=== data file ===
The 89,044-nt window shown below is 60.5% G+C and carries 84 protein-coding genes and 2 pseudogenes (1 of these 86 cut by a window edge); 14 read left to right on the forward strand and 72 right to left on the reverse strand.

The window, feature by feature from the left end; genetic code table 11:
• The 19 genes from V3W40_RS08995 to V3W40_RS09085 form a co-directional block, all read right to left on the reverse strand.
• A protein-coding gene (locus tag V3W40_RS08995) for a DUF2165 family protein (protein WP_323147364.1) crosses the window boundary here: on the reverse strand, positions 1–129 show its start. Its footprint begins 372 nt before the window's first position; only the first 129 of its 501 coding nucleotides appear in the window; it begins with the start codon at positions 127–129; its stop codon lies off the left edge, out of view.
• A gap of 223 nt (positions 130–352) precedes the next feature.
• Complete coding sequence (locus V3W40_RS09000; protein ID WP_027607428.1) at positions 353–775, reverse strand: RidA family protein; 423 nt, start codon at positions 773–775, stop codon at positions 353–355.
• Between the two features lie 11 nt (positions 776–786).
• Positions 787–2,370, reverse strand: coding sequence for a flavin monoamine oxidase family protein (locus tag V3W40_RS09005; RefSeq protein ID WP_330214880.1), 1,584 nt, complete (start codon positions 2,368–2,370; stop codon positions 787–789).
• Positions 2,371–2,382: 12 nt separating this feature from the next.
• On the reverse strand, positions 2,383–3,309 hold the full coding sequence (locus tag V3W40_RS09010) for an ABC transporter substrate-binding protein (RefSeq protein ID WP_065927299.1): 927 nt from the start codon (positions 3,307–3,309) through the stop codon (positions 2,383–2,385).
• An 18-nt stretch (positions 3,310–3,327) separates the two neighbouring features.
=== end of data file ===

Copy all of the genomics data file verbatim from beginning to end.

The 89,044-nt window shown below is 60.5% G+C and carries 84 protein-coding genes and 2 pseudogenes (1 of these 86 cut by a window edge); 14 read left to right on the forward strand and 72 right to left on the reverse strand.

The window, feature by feature from the left end; genetic code table 11:
• The 19 genes from V3W40_RS08995 to V3W40_RS09085 form a co-directional block, all read right to left on the reverse strand.
• A protein-coding gene (locus tag V3W40_RS08995) for a DUF2165 family protein (protein WP_323147364.1) crosses the window boundary here: on the reverse strand, positions 1–129 show its start. Its footprint begins 372 nt before the window's first position; only the first 129 of its 501 coding nucleotides appear in the window; it begins with the start codon at positions 127–129; its stop codon lies off the left edge, out of view.
• A gap of 223 nt (positions 130–352) precedes the next feature.
• Complete coding sequence (locus V3W40_RS09000; protein ID WP_027607428.1) at positions 353–775, reverse strand: RidA family protein; 423 nt, start codon at positions 773–775, stop codon at positions 353–355.
• Between the two features lie 11 nt (positions 776–786).
• Positions 787–2,370, reverse strand: coding sequence for a flavin monoamine oxidase family protein (locus tag V3W40_RS09005; RefSeq protein ID WP_330214880.1), 1,584 nt, complete (start codon positions 2,368–2,370; stop codon positions 787–789).
• Positions 2,371–2,382: 12 nt separating this feature from the next.
• On the reverse strand, positions 2,383–3,309 hold the full coding sequence (locus tag V3W40_RS09010) for an ABC transporter substrate-binding protein (RefSeq protein ID WP_065927299.1): 927 nt from the start codon (positions 3,307–3,309) through the stop codon (positions 2,383–2,385).
• An 18-nt stretch (positions 3,310–3,327) separates the two neighbouring features.